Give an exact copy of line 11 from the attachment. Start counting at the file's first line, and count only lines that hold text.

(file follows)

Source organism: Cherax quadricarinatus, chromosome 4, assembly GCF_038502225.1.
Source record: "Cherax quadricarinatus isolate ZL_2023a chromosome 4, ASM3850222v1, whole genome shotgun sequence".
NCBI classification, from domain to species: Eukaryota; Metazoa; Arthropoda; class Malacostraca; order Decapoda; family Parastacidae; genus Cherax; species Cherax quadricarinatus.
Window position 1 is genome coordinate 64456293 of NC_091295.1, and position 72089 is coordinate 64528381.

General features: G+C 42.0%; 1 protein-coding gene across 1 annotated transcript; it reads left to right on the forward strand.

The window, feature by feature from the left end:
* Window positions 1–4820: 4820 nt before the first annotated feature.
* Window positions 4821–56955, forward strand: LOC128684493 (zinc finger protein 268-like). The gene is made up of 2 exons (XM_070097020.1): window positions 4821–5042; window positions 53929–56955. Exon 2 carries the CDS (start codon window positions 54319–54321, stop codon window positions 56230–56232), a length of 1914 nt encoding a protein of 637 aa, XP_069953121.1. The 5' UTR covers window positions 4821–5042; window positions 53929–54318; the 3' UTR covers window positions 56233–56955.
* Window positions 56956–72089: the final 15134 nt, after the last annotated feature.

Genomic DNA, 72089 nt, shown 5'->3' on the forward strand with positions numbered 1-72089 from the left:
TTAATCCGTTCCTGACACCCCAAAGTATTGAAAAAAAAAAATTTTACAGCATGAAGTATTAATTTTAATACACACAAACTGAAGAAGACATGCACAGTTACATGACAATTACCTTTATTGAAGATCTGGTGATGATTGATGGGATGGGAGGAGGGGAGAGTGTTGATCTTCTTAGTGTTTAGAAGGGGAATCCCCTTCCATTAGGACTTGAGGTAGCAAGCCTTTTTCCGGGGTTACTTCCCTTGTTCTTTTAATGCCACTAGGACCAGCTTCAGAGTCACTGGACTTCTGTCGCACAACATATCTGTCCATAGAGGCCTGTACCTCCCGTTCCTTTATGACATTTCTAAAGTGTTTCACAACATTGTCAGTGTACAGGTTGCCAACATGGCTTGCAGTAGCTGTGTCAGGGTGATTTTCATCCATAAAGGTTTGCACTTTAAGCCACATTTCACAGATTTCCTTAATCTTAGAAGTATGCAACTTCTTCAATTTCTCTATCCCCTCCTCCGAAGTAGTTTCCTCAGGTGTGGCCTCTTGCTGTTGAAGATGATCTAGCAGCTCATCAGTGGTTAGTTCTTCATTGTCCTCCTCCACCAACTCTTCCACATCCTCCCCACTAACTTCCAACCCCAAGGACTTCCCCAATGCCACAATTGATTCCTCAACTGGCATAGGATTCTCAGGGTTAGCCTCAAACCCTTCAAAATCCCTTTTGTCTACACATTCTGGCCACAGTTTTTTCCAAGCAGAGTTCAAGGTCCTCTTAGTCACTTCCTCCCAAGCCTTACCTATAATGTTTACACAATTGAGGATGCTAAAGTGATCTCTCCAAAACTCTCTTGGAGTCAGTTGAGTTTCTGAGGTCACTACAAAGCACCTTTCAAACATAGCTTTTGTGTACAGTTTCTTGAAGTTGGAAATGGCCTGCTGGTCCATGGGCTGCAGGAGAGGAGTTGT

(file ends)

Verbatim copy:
TTAATCCGTTCCTGACACCCCAAAGTATTGAAAAAAAAAAATTTTACAGCATGAAGTATTAATTTTAATACACACAAACTGAAGAAGACATGCACAGTTACATGACAATTACCTTTATTGAAGATCTGGTGATGATTGATGGGATGGGAGGAGGGGAGAGTGTTGATCTTCTTAGTGTTTAGAAGGGGAATCCCCTTCCATTAGGACTTGAGGTAGCAAGCCTTTTTCCGGGGTTACTTCCCTTGTTCTTTTAATGCCACTAGGACCAGCTTCAGAGTCACTGGACTTCTGTCGCACAACATATCTGTCCATAGAGGCCTGTACCTCCCGTTCCTTTATGACATTTCTAAAGTGTTTCACAACATTGTCAGTGTACAGGTTGCCAACATGGCTTGCAGTAGCTGTGTCAGGGTGATTTTCATCCATAAAGGTTTGCACTTTAAGCCACATTTCACAGATTTCCTTAATCTTAGAAGTATGCAACTTCTTCAATTTCTCTATCCCCTCCTCCGAAGTAGTTTCCTCAGGTGTGGCCTCTTGCTGTTGAAGATGATCTAGCAGCTCATCAGTGGTTAGTTCTTCATTGTCCTCCTCCACCAACTCTTCCACATCCTCCCCACTAACTTCCAACCCCAAGGACTTCCCCAATGCCACAATTGATTCCTCAACTGGCATAGGATTCTCAGGGTTAGCCTCAAACCCTTCAAAATCCCTTTTGTCTACACATTCTGGCCACAGTTTTTTCCAAGCAGAGTTCAAGGTCCTCTTAGTCACTTCCTCCCAAGCCTTACCTATAATGTTTACACAATTGAGGATGCTAAAGTGATCTCTCCAAAACTCTCTTGGAGTCAGTTGAGTTTCTGAGGTCACTACAAAGCACCTTTCAAACATAGCTTTTGTGTACAGTTTCTTGAAGTTGGAAATGGCCTGCTGGTCCATGGGCTGCAGGAGAGGAGTTGT